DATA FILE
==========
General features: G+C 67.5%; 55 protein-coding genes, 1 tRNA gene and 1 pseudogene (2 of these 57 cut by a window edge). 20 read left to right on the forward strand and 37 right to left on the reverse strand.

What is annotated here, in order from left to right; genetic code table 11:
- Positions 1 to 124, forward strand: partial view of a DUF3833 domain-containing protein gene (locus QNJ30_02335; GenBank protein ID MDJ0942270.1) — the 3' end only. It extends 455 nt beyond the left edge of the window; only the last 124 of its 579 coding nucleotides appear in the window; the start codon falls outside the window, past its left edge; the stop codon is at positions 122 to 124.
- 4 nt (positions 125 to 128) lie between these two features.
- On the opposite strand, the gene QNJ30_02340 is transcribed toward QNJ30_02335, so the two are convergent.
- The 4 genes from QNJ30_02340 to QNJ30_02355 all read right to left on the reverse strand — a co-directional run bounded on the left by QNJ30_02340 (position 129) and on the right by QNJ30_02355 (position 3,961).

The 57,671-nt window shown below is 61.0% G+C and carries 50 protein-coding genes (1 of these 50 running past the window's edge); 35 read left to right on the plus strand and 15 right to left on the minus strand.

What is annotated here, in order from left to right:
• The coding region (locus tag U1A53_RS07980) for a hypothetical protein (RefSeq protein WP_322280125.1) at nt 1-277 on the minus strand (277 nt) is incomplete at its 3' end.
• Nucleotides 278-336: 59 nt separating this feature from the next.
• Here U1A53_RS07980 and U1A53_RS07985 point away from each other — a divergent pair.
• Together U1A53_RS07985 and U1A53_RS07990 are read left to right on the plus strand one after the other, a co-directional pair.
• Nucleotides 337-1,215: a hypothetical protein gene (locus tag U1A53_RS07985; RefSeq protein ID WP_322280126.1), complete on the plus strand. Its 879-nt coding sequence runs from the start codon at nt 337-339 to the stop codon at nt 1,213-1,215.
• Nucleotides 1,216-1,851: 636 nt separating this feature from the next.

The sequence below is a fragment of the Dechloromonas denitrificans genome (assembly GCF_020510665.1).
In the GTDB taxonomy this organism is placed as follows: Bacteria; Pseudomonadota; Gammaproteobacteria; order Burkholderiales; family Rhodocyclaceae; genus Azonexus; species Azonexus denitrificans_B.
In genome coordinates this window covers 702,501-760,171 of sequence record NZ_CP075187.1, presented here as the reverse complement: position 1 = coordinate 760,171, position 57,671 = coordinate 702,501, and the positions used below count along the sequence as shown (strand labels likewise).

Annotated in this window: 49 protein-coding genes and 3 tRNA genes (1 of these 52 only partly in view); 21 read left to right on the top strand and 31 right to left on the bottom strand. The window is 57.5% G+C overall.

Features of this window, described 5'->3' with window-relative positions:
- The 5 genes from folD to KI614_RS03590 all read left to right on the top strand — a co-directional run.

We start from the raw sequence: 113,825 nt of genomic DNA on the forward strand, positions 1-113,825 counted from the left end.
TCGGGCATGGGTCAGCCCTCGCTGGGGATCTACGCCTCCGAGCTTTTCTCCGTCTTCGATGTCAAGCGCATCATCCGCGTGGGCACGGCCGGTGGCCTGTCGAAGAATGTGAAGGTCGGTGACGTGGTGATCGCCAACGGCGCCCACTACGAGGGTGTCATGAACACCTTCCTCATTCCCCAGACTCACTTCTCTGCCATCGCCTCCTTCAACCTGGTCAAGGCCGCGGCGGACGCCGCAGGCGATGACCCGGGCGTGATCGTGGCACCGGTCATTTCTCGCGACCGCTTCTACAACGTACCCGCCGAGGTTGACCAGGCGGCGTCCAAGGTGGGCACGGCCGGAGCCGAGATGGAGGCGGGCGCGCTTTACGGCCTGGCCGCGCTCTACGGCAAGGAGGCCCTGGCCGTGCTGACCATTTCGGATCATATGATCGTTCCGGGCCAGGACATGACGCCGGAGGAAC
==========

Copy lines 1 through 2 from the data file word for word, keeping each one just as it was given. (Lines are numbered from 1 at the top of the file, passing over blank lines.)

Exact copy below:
General features: G+C 67.5%; 55 protein-coding genes, 1 tRNA gene and 1 pseudogene (2 of these 57 cut by a window edge). 20 read left to right on the forward strand and 37 right to left on the reverse strand.

What is annotated here, in order from left to right; genetic code table 11: